Nodus offers interested parties a choice of four colors for the Avalon II. There’s a black dial (Trench Black) with a matching black bezel for fans of the classic look. The white-dialed version with a contrasting black bezel (Seaspray White) is a touch more modern. It sits nicely alongside the yellow dial, also with a contrasting black bezel (Coral Yellow). I have the final option in hand, the “Pelagic Blue”. The glossy blue ceramic bezel wonderfully complements the rich blue dial. It’s probably my favorite of the four options.

The dial itself has a lovely tapisserie pattern stamped onto it. Often associated with the classic AP Royal Oak, a few other microbrands have recently been championing the wider use of this pattern. In the case of the Avalon II, I think it works rather well. I much prefer a bit of dial detail and texture over a flat matte dial or yet another watch using the “particulate effect” that is so common these days.

The hands and applied hours markers all have a generous helping of lume for low-light legibility, and they contrast perfectly against the rich blue dial. Dial decoration is minimal, with the Nodus wording and logo at 12 o’clock and “Avalon” and “300m” nestled above the date window at 6 o’clock.

A Japanese engine

Nodus chose to go with the Miyota 9015 movement on the inside. It’s a solid if unremarkable movement. This Japanese caliber is regulated to ±8 seconds per day in four positions. While I didn’t specifically track the accuracy, I also didn’t notice any significant deviations that would suggest timekeeping outside of those specs while wearing the watch. Reliability and ease of service are arguably the most important thing at this price point. The 9015 movement performs well enough against its Swiss counterparts, and as a Miyota, it allows for a slightly cheaper price point too. I have no issues with the movement choice. Nodus has opted for a closed case back, which is a smart choice here. There’s a stamped sword motif, which ties into the Arthurian theme (Avalon is a legendary island featured in the legend of King Arthur).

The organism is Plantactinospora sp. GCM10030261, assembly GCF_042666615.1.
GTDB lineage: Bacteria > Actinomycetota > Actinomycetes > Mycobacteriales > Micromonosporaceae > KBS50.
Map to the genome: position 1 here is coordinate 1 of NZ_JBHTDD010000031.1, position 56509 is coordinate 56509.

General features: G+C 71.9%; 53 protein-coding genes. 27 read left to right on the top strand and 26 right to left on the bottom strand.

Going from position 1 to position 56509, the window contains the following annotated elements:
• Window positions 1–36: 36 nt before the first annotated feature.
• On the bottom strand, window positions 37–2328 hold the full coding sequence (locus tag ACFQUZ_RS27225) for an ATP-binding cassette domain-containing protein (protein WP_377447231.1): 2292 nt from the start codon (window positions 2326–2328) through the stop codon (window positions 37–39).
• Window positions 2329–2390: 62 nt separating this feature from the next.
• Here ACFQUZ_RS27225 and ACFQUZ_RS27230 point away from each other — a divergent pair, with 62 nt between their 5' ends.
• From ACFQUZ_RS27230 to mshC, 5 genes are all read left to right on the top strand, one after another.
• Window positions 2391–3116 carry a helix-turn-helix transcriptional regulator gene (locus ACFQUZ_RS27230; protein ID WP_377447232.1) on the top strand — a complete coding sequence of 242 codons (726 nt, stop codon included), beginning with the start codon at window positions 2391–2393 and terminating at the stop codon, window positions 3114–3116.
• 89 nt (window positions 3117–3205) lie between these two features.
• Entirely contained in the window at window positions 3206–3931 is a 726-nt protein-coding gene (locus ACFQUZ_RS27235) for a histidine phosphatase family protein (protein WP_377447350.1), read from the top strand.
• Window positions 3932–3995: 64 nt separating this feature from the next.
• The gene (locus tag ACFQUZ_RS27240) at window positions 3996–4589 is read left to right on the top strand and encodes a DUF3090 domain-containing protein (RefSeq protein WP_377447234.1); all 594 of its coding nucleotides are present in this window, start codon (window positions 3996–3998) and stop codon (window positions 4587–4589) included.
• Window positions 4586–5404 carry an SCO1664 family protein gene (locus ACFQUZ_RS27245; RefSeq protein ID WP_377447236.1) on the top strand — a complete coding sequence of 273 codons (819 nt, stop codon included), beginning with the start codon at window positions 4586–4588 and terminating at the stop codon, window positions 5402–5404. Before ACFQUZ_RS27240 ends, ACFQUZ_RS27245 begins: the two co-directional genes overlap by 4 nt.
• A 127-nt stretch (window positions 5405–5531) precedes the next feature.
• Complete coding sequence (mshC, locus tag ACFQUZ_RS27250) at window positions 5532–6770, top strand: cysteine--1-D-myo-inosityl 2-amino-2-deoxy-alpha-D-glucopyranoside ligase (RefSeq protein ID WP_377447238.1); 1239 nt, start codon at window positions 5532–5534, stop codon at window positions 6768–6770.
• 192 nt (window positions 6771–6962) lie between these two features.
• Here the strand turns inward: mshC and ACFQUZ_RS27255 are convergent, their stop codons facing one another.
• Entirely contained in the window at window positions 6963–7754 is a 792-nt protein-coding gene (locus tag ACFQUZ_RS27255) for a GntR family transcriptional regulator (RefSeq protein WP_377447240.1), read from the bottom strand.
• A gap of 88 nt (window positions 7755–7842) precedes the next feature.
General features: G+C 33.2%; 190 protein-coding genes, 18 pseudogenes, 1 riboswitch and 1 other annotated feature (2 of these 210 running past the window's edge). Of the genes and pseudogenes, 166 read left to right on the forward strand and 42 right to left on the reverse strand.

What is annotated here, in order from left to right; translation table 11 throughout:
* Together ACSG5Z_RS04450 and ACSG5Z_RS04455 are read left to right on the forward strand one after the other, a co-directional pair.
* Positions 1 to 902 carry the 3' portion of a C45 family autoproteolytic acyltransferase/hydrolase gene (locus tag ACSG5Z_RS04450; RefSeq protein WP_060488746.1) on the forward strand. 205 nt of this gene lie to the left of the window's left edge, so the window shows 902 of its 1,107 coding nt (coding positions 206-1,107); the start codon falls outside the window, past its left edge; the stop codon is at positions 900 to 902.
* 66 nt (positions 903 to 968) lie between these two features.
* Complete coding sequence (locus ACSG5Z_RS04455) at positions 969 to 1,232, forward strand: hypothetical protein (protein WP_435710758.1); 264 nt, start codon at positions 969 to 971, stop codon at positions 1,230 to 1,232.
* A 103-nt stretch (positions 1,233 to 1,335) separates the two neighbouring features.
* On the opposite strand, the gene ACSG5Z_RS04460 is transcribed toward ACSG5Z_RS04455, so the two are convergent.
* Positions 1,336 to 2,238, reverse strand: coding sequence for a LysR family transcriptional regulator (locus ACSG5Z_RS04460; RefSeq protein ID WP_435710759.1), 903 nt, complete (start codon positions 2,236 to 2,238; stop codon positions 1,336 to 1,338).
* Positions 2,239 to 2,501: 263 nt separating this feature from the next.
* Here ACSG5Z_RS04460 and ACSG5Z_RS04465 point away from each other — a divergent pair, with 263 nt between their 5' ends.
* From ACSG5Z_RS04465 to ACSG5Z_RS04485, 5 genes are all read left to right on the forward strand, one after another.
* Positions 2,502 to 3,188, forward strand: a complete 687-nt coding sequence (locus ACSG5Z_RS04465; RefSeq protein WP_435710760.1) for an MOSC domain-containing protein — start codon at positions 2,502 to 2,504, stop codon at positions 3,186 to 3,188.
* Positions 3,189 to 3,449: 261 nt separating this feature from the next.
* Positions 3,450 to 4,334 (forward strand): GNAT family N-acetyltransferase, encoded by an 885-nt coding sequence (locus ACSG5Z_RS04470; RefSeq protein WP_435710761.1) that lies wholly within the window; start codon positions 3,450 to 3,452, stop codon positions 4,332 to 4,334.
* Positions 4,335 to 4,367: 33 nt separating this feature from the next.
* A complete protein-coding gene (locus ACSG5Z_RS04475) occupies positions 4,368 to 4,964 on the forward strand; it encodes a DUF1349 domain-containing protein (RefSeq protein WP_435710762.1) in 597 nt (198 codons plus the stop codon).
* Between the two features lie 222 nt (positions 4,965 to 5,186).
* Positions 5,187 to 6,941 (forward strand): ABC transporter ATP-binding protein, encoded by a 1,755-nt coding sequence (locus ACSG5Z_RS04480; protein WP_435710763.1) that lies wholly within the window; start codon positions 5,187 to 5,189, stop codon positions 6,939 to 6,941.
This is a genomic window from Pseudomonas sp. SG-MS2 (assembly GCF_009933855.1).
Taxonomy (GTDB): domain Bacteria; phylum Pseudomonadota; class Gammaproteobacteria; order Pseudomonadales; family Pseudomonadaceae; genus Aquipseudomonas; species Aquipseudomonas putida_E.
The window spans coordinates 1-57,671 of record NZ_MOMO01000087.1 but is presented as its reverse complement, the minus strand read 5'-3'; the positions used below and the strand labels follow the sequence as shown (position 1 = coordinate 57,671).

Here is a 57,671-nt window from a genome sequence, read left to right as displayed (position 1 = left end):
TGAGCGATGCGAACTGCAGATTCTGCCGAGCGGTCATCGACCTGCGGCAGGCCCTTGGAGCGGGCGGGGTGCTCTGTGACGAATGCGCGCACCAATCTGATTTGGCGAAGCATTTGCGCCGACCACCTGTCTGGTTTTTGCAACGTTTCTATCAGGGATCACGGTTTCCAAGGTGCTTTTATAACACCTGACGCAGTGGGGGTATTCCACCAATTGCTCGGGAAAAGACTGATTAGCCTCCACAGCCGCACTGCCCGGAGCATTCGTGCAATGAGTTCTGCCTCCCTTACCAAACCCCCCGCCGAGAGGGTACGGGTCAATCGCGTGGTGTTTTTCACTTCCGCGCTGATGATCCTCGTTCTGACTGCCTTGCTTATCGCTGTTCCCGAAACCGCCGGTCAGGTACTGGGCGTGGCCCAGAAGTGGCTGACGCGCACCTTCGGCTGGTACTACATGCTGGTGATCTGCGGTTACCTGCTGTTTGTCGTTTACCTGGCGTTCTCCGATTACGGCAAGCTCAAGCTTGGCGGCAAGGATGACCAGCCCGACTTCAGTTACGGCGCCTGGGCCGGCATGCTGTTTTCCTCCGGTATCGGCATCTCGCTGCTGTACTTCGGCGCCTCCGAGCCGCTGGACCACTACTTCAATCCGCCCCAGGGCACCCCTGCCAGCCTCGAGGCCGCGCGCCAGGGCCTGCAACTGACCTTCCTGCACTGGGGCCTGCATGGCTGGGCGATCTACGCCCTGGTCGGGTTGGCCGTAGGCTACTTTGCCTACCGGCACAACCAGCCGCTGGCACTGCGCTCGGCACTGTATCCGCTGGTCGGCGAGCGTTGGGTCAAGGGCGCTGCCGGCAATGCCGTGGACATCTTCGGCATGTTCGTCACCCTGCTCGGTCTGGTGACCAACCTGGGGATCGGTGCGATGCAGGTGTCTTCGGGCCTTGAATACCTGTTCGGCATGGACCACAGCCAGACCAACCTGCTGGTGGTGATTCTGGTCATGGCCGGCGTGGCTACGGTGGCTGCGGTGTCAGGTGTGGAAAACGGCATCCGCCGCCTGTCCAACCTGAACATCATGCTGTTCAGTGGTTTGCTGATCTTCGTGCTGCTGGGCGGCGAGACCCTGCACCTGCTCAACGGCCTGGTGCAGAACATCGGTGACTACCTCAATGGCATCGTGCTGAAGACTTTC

As lovely as the stamped case back is, I’d have been happy enough with a simple, plain case back. Unless the design of the case back is something incredible and unique (think Schofield‘s or Laventure‘s case backs), I’d save the costs and offer a little extra saving to the customer. That’s just my opinion, though, and I know some people would rather have something over nothing.

Final thoughts on the Nodus Avalon II

So there we have a deep dive into my experience with the Nodus Avalon II. The real standout feature of the watch is the quality and execution of the case. I feel that case quality is often taken for granted and overlooked by many, but the case is the foundation for any watch design. Even the best dial will fail to inspire in a sub-standard case. Nodus has clearly invested a lot of time and money to achieve this level of shaping and finishing, and it shows.

The Avalon II is a leap up in quality from the original Avalon, and I have to applaud Nodus for this. While I never had the original Avalon in hand, from photos alone, I can see the differences in quality — it’s night and day! I’m looking forward to wearing this one over spring and summer this year, as the rich color is just as appropriate for a sunny afternoon in the beer garden as it is beneath the waves. And a 300m water-resistance rating is more than enough for a few pints, right?

Nodus Avalon II price and availability

While the first batch of the Nodus Avalon II sold out quickly, Nodus is having a restock, which will be live on its website in May 2022. So you have a couple of months to make up your mind. The Avalon II has a price of $700. Find out more on the Nodus website.